A Swedish football journalist visited Roy Hodgson in his office at West Brom earlier this season, and was surprised that the calendar on his desk was yellow and blue. The Swedish FA had sent it to him, and Hodgson had not just taken it out for effect: he used it every day.
This was just one detail in the coverage of Hodgson’s appointment as England coach from one of the countries where Hodgson had previously coached. He began his career in Sweden, speaks Swedish, and went to Sweden last summer to see their 5-0 Euro 2012 qualifying win over Finland, another of his former sides. “I follow the Swedish players on a regular basis through various contacts,” he told Aftonbladet, who wondered if Harry Redknapp had done the same.
Hodgson may know his Jonas (Olsson) from his (Olof) Mellberg, but his appointment has not been universally praised in Sweden, who are England’s second opponents in Group D this summer. Robert Börjesson, a columnist for Expressen, said that Hodgson was a good choice from a Swedish point of view.
“Hodgson’s expertise is organising teams but that has never been England’s problem,” he wrote. “Their Achilles heel has been dealing with nerves, media pressure, and the under-performance of star players at big tournaments. Harry Redknapp would be best at inspiring tired and whining English divas. I can already hear John Terry complaining about boring training sessions.”
It was a different view from Peter Wennman in Aftonbladet. He suggested that Hodgson would have taken the job for free (and it is interesting that his salary has not been mentioned at all, unlike Capello’s and, you might imagine, Redknapp’s). “The expectations on England won’t be high this summer and ‘Underdog’ is Roy’s middle name,” he wrote.
From Sweden, Hodgson moved to Switzerland, where he coached Neuchatel Xamax and the national team, reaching the 1994 World Cup from a group containing Portugal and Italy, and Euro 96, achievements he still rates among his best in the game. “He may present himself to the outside world as a bon vivant, who likes nice suits and says he is too old to drink bad wine, but in his work but he has lost none of his irascible side,” warned Thomas Schifferle in Tages Anzeiger.
Hodgson’s appointment has been big news over there, where he is remembered fondly. Just a few weeks ago, he gave an interview to Radio Television Suisse looking back at his time coaching the national team. “I don’t think there are any Englishmen with such broad experience of how football works outside of their island. That cannot be such a bad thing,” said RTS’s David Lemos. “Can England [afford to] snub a man like Hodgson? What have they achieved with bigger names?”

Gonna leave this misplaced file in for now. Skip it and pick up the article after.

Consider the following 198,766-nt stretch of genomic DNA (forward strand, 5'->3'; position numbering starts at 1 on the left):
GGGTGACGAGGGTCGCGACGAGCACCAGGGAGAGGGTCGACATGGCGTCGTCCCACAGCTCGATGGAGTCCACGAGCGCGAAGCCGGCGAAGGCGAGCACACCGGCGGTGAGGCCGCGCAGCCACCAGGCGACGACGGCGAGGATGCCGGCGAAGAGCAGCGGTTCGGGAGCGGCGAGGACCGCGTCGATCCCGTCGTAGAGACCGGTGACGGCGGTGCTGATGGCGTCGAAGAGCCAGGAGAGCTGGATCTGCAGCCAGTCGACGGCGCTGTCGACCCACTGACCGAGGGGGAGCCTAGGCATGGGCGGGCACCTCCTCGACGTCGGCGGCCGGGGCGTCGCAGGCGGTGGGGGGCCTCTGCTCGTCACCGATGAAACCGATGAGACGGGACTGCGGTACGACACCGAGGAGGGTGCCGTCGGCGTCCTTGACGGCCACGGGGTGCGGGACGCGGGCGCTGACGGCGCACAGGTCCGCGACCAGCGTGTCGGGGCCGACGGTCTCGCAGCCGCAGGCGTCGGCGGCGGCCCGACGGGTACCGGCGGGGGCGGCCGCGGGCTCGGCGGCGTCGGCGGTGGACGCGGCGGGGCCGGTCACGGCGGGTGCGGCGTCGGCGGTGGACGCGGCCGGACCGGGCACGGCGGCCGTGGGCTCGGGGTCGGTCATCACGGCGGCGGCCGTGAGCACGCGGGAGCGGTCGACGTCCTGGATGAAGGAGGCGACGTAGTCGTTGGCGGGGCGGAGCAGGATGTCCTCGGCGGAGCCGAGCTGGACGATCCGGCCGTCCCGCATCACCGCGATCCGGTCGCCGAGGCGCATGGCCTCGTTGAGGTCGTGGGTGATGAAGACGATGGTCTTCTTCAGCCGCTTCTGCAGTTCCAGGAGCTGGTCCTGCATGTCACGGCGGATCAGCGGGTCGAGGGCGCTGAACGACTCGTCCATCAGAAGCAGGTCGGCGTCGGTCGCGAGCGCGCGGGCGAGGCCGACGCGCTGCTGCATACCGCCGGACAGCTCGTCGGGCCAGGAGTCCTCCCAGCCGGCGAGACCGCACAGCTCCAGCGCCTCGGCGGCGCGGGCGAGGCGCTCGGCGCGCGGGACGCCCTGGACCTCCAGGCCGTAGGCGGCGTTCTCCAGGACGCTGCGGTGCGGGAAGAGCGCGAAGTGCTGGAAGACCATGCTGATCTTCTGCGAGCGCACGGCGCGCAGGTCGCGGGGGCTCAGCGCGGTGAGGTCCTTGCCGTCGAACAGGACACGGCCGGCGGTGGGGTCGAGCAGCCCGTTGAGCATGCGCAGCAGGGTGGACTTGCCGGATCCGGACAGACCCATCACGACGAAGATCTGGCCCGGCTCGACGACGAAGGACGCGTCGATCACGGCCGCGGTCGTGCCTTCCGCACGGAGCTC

Inter Milan was his next stop in 1995, during a period of upheaval in the club’s history. It says something that, nearly 20 years after he took that job, club president Massimo Moratti publicly congratulated Hodgson on his latest achievement. “Being chosen by the FA is the highest honour for an English coach, but in the case of Hodgson it is also just reward for a sincere and generous man who can be considered a true friend of Inter,” said Moratti in a statement released by the club.
Gazzetta dello Sport were not quite so generous, pointing out that Hodgson, who was Moratti’s first appointment as coach, “sacrificed Roberto Carlos and lost an easy Uefa Cup final” [to Schalke in 1997].
After a return to Switzerland at Grasshoppers, Hodgson moved to Danish side FC Copenhagen, where he won the league with Thomas Myhre in goal. “I have nothing but good things to say about him. His philosophy, structure and leadership impressed me greatly,” said Myhre. “I don’t think Copenhagen would have won the league without him.”
He spent two years coaching the United Arab Emirates, helping them qualify for the 2004 Asian Cup in China where they finished fifth out of eight teams. “Football at the national team level is all about good results and he couldn’t achieve them,” Khaled Awadh, former FA general manager, told The National newspaper.
He then moved to Viking Stavanger, where his team-talks had players in hysterics. “Hodgson is by far the funniest coach I’ve ever had,” Frode Olsen told Sporten 2. “In addition to being a brilliant football coach, he has a unique approach to the group. He captivates and motivates the players before every session with a long stand-up show.”
Before returning to England, Hodgson coached Finland and, with an ageing side in Euro 2008 qualifying, came the closest they have ever been to making an international tournament. Drawing 0-0 in four of their last five qualifiers (they also drew 0-0 with Spain during the same run) ruined their chances, but his former players had no doubt he would succeed in England.
“It didn’t take more than a few weeks in Finland for the players to understand what he wanted,” said defender Hannu Tihinen, while Jari Litmanen added: “Hopefully this will lead to England’s long-awaited breakthrough to the very top becoming reality now. At least Roy Hodgson has a clear vision of how success is achieved.”
One player who may have mixed emotions at the appointment is West Brom centre-back Jonas Olsson, the Swede who is expected to start against England in Kiev in six weeks’ time. “He’s so good at organising teams and getting everyone to pull in the same direction,” Olsson told TT, “and he’s amazing at inspiring players.”